Search RFE/RL

Former Taliban Commander Concedes Election Defeat

(Prague, Czech Republic–October 20, 2004) Former Taliban leader Abdul Salam Rokety has told Radio Free Europe/Radio Liberty that the October 9 presidential election marked a defeat for the Taliban in Afghanistan.

In an RFE/RL interview in Kandahar Tuesday, Abdul Salamy Rokety said: “the Taliban had declared they would destroy the election process and would not allow the elections to take place. They failed… In my opinion, the election was a defeat for Taliban.”

Rokety was military commander of the Nangarhar province in eastern Afghanistan until the Taliban regime was overthrown by U.S. Forces and he was taken prisoner and interned at the US detention facility at Guantanamo Bay. Recently released, Rokety now lives in the south-western Zabul province. He supports Hamid Karzai, head of the Afghan Transitional Authority, and voted for Karzai on October 9.

Rokety said in the RFE/RL interview that Taliban supporters are still trying to fight the new government and gain recruits in local communities. But, he said, they could be encouraged to negotiate with the Karzai government “if they (Taliban members) have some assurance that they will not be persecuted.”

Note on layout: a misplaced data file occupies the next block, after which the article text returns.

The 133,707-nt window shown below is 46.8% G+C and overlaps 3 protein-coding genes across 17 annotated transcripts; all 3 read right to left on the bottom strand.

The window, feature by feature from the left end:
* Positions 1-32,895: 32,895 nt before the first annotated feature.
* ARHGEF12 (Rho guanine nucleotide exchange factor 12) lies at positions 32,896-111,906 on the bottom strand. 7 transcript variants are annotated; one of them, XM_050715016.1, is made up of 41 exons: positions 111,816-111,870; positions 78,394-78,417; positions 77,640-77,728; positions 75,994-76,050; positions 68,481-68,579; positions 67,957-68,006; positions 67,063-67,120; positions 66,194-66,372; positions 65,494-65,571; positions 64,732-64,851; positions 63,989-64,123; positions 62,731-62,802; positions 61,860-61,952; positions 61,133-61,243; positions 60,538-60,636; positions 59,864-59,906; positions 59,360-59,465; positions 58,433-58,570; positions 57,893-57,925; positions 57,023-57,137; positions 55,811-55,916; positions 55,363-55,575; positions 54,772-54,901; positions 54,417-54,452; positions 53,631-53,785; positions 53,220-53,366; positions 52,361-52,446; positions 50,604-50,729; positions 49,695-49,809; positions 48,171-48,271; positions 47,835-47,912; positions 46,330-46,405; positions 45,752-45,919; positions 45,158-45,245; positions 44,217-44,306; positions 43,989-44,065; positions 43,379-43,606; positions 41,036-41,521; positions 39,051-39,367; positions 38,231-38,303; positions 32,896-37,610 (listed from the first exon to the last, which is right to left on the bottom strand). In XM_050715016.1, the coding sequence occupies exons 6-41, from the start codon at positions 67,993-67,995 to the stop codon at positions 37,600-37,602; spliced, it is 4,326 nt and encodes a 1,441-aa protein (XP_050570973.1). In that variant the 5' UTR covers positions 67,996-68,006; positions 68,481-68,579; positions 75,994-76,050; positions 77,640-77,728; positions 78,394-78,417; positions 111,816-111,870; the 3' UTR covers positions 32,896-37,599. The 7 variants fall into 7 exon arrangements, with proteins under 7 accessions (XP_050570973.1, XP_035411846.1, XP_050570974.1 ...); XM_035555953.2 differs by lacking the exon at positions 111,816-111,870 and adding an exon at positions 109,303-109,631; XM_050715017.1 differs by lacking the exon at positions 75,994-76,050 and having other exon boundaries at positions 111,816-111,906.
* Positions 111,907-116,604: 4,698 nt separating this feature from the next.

Rokety’s comments were echoed by Lieutenant General David Barno, commander of U.S. forces in Afghanistan, who according to wire service reports said yesterday the presidential election marked “a significant defeat” for the Taliban.

The RFE/RL interview, broadcast on Radio Free Afghanistan October 19, is the first in a series of RFE/RL interviews with former officials and supporters of the Taliban. The series will examine a view held by a growing number of observers inside Afghanistan, that the Taliban is a spent force and no longer poses a significant threat to the demilitarizing, democratizing process in the country.

The interviews will be translated into English from the original Dari and Pashto and posted on Radio Free Afghanistan’s website,

Radio Free Afghanistan, the Dari- and Pashto-language service of RFE/RL, broadcasts 12 hours of programming a day, with programs produced in Prague and the service’s Kabul Bureau and transmitted to listeners via shortwave, satellite and AM and FM signals provided by the International Broadcasting Bureau. Radio Free Afghanistan programming is also available via the Internet, at the service’s trilingual website and at